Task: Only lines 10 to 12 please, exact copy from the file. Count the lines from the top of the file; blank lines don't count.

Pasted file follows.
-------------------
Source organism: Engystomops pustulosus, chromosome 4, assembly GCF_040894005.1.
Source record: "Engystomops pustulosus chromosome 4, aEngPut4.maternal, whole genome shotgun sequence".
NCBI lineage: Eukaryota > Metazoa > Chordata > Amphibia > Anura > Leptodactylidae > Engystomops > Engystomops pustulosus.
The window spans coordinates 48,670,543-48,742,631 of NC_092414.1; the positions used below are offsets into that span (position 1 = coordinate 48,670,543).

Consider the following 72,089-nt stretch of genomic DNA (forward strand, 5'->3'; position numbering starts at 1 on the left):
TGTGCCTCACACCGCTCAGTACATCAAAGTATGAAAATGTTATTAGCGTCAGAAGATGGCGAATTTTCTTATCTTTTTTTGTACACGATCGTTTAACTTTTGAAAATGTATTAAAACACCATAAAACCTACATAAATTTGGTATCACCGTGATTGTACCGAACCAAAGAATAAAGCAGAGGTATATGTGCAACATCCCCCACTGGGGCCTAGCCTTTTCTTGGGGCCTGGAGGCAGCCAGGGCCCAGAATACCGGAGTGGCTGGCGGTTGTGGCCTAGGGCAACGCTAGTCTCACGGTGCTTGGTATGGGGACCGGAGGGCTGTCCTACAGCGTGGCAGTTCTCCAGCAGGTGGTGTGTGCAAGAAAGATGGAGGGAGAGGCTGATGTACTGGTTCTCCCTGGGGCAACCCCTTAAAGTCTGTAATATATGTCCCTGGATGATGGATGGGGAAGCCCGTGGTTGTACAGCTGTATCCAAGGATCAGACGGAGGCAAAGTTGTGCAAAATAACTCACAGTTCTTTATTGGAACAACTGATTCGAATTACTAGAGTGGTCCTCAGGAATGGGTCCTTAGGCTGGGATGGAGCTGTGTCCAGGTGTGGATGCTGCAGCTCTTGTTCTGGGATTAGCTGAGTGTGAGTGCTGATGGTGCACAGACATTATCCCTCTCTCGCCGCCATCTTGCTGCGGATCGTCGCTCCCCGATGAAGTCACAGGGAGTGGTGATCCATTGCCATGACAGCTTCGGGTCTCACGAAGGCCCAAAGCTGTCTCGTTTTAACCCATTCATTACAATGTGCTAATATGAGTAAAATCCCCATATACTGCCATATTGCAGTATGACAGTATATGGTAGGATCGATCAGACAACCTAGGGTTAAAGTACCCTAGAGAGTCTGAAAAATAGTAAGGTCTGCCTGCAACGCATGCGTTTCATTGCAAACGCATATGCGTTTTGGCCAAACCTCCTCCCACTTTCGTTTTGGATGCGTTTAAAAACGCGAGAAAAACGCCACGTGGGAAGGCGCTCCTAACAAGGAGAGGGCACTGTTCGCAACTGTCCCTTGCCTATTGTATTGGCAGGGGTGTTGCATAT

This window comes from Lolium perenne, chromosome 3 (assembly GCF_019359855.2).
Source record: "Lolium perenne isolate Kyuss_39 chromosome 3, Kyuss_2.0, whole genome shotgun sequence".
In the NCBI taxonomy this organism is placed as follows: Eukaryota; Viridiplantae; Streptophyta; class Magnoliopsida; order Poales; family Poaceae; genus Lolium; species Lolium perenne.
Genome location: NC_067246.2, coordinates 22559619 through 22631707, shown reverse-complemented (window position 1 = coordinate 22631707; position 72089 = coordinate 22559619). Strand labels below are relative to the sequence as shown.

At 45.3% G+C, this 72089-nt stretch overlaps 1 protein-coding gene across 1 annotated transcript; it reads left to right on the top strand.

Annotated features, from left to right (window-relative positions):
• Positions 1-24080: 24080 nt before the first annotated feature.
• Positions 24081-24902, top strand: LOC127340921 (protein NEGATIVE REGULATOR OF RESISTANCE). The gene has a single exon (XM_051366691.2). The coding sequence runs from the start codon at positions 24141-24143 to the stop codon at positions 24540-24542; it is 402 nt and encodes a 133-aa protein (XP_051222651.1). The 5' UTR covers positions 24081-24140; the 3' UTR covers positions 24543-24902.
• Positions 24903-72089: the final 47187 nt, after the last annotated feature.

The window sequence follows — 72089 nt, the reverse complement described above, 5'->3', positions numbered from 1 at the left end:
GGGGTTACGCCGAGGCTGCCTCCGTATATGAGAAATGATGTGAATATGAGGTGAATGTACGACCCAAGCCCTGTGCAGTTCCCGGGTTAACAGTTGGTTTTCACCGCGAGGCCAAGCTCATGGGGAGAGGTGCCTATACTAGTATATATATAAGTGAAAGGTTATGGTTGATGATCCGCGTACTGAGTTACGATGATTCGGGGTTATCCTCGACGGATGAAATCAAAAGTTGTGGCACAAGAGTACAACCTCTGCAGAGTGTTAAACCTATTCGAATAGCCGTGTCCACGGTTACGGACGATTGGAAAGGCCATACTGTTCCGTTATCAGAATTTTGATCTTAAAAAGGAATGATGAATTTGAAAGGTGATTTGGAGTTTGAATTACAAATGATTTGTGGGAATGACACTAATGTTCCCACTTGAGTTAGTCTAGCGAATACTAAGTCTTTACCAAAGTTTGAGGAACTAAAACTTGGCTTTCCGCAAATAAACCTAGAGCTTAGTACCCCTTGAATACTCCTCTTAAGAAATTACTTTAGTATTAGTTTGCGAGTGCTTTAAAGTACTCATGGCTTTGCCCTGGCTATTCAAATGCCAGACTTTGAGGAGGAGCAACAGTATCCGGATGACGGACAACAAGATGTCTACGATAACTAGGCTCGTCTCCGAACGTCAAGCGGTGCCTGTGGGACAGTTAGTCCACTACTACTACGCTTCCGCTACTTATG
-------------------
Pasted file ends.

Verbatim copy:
Genome location: NC_067246.2, coordinates 22559619 through 22631707, shown reverse-complemented (window position 1 = coordinate 22631707; position 72089 = coordinate 22559619). Strand labels below are relative to the sequence as shown.

At 45.3% G+C, this 72089-nt stretch overlaps 1 protein-coding gene across 1 annotated transcript; it reads left to right on the top strand.

Annotated features, from left to right (window-relative positions):